Even when a license is required, there is no guarantee that every contractor you encounter will actually have a license. While there are certainly honest and competent contractors in our area, the industry is unfortunately plagued with incompetence and con artists and scams. It is essentially up to you to protect yourself. Therefore when evaluating potential contractors, be diligent in your screening process. There a number of red flags to watch for.
Unsolicited phone calls. Although some reputable contractors market their services this way, it is more often than not used by unscrupulous companies. Be wary of bargain prices and contractors claiming they are doing a job in your neighborhood and they have left over materials.
High pressure sales pitches and scare tactics. Do not be forced in a contract by the words “today-only” deals or that your home has a safety issue.
Large down payments. If a contractor asks for too much money up front or insists you pay in cash, it can be a red flag.
No verifiable address or phone number. Be cautious of contracts that have a post office box, no street address or a cell phone.
Unwillingness to give you a price. A reputable contractor will give you a bid before beginning work on your project.
Unwillingness to sign a contract. Always get terms and conditions in writing, a description of materials used, labor break down, completion date, names of subcontractors and verify that all subs have insurance coverage and are licensed.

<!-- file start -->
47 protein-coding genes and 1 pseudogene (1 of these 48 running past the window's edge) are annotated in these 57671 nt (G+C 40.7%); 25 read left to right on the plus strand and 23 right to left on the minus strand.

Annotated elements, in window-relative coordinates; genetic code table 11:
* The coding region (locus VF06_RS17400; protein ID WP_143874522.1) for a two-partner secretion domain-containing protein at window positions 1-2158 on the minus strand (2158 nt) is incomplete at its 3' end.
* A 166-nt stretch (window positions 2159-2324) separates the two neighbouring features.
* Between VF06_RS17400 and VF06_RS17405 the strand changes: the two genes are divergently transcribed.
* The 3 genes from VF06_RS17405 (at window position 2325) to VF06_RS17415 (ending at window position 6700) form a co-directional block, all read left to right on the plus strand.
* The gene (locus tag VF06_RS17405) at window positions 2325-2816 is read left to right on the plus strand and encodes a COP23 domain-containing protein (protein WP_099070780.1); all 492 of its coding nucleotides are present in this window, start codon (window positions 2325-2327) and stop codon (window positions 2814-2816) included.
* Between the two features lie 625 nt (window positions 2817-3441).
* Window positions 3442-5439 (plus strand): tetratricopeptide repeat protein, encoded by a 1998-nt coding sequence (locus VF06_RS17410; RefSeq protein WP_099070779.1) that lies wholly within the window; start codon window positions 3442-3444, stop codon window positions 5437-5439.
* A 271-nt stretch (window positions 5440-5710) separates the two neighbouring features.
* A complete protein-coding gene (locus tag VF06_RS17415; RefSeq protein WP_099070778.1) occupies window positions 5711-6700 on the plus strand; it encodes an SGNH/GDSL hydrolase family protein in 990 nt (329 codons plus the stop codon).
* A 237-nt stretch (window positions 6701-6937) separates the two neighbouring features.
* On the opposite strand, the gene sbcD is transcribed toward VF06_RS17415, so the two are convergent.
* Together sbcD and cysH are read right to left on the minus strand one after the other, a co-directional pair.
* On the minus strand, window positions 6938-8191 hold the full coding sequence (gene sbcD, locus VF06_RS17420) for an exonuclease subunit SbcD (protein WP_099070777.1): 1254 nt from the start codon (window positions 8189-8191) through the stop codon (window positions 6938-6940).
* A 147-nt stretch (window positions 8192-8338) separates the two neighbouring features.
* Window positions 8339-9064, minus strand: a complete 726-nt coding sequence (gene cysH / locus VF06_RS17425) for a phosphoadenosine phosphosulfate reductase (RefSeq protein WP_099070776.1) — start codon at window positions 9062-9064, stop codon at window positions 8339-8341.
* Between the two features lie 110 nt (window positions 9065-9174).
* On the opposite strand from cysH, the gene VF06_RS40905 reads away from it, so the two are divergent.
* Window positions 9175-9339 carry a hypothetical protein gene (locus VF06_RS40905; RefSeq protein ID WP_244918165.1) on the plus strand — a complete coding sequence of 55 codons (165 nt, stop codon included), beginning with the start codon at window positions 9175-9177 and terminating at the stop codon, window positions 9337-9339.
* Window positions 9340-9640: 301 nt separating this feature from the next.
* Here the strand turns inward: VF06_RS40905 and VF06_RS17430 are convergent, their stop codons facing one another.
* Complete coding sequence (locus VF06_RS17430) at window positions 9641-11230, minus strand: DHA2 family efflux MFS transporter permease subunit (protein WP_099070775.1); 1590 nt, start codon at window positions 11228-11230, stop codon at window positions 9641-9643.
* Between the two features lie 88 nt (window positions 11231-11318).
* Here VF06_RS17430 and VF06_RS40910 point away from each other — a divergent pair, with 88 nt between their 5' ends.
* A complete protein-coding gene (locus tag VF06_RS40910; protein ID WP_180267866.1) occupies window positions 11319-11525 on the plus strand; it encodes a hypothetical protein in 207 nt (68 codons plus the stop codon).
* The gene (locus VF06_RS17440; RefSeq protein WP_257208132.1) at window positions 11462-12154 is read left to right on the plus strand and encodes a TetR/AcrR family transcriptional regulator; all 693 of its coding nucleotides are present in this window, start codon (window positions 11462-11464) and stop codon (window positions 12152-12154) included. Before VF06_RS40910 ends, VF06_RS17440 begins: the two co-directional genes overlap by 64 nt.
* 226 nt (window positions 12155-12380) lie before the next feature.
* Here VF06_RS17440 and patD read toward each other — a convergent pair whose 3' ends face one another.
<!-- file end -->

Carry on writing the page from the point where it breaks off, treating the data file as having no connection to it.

Ask for copies of workers comp and liability insurance coverage certificates.
We ask that you familiarize yourself with these issues to better your chances of being satisfied with a contractor’s work. Ask YCCA your locally recognized construction industry association to be your resource. Even after you hire a contractor, your work is not complete. You will need to remain in close contact with the contractor to ensure the work proceeds on schedule and according to contract. You may encounter complications or disagreements that need to be ironed our as the project continues. However, if you select your contractor carefully in the beginning, you are less likely to have problems later. While screening contractors may seem more work than the project itself, the effort can save enormously in money, annoyance and time.
Don’t be a victim – follow these quick easy steps for protection:
- Seek referrals from someone you know who is happy with the contractor’s work
- Make sure the contractor is licensed
- Solicit bids from a minimum of three contractors
- Be wary or proposals that are much lower than other bids
- Insist on a written contract
- Obtain a list of all subs working on the project and verify license status
- Obtain all building permits before starting project
- Withhold final payment until you are satisfied with the work performed
Obtain a contractor’s affidavit that all subcontractors and suppliers have been paid before making final payment
- Confirm all subs working on your project have workers comp insurance
- Never pay in cash
Also, we would love to hear from you – What are you doing to go green? Are you using fluorescent bulbs, did you get an energy audit? Have you replaced your toilets? What “going green” measures have you taken and are these changes saving you money and making a difference? We want to share your experiences with our readers. How are you saving the planet?